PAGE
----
Shelia Tobias, science and mathematics education author, will present “Science Teaching as a Profession” at 5 p.m. Tuesday, March 13, in 322 McGuffey Hall.
Tobias, described as having “made an art and a science of being an outsider to science and mathematics,” is a sought-after consultant on college and university curricula, general education, post-baccalaureate alternatives, professional master's in science and mathematics and women's studies.
She is author or co-author of many books in the field of science and mathematics education including the recently published Science Teaching as a Profession: Why It Isn’t, How it Could Be, and the soon-to-be released Banish Math Anxiety, both with co-author Ann Baffert, and Overcoming Math Anxiety, Breaking the Science Barrier, They’re Not Dumb, They’re Different, and Rethinking Science as a Career, among others.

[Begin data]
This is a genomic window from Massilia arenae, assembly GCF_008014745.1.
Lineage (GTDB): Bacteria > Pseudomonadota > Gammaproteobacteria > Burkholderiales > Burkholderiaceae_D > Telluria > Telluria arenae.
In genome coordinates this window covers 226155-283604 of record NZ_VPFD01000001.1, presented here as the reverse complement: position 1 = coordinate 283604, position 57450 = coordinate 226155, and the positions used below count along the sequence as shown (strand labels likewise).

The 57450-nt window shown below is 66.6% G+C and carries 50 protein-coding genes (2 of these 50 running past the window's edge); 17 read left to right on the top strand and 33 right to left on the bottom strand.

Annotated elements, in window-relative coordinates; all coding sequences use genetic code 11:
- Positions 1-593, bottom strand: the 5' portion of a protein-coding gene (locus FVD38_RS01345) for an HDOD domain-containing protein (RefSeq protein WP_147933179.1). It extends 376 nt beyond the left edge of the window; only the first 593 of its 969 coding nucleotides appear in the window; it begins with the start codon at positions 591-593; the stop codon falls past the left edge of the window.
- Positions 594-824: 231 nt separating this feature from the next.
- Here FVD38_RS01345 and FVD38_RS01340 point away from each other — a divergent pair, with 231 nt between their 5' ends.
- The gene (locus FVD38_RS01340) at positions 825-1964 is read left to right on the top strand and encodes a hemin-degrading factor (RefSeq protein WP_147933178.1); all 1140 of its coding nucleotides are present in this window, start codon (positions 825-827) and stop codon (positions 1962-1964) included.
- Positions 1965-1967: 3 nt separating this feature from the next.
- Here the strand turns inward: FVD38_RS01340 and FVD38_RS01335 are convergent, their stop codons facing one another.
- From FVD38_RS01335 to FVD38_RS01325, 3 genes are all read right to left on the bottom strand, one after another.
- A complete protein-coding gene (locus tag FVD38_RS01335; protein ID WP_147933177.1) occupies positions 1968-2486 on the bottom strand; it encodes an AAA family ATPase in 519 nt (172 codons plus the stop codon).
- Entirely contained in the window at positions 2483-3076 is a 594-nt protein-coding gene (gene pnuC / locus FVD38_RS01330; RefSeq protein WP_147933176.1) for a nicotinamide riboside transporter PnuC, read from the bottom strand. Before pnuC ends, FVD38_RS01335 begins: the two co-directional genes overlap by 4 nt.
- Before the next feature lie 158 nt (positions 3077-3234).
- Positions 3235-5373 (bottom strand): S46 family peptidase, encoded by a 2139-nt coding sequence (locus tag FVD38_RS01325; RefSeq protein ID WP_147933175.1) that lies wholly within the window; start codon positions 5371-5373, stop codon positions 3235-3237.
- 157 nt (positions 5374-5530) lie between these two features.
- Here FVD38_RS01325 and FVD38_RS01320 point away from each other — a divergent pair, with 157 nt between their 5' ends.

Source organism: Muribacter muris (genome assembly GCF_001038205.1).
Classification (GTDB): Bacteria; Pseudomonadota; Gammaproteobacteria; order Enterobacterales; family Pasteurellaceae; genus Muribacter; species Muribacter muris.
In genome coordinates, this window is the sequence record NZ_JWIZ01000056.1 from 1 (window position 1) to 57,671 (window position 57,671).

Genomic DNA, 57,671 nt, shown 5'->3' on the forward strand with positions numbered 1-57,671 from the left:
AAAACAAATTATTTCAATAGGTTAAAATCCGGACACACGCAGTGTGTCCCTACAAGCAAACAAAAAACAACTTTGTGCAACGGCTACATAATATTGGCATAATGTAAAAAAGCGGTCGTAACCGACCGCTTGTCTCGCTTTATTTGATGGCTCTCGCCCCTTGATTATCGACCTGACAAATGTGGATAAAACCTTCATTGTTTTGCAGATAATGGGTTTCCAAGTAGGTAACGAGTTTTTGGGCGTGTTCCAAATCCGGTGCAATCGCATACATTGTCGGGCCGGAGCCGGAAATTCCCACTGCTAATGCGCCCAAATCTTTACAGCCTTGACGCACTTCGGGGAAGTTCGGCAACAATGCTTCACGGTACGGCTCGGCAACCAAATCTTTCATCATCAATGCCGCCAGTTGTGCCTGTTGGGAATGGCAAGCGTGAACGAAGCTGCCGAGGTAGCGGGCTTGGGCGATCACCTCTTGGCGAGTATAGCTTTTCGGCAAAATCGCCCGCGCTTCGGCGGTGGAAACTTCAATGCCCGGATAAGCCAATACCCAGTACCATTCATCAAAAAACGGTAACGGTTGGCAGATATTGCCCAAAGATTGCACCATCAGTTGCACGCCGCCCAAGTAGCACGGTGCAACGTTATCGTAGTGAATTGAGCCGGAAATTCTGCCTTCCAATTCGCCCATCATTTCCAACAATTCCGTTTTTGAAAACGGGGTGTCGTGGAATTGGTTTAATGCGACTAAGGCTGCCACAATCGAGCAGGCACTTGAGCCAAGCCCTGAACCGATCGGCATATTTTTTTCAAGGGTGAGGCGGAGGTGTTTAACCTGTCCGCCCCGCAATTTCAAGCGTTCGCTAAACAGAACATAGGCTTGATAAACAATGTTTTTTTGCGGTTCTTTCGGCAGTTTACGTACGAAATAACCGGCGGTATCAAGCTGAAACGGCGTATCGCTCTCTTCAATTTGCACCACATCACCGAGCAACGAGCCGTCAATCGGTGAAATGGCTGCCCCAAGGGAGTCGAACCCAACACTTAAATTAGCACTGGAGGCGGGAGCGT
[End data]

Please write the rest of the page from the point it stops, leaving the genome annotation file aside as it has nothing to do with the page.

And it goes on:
Tobias is equally well known in academic and popular circles as a feminist and for her books, Women, Militarism and War and Faces of Feminism: An Activist's Reflections on the Women's Movement.
She earned a master's degree in history and a master of philosophy at Columbia University.
Tobias will also give workshops to STEM and education faculty, graduate students and pre-service teachers on March 14:
“They’re Not Dumb, They’re Different” at 12:15 p.m. in 142 Hughes Laboratories, for STEM faculty and graduate students;
“Science Teaching as a Profession: Implications for Higher Education” at 4 p.m. in 142 Hughes Laboratories, for STEM and education faculty; and
“Overcoming Math Anxiety: Implications for Teachers and Teacher Educators” at 7 p.m. in 101 Bachelor Hall, for mathematics faculty, graduate students and pre-service teachers.
Tobias’ visit is sponsored by the office of the provost, College of Arts and Science, School of Education, Health, and Society, CELTUA, Women’s Center, Center for Human Development, Learning, and Technology, Project Dragonfly/Earth Expeditions, and 12 academic departments.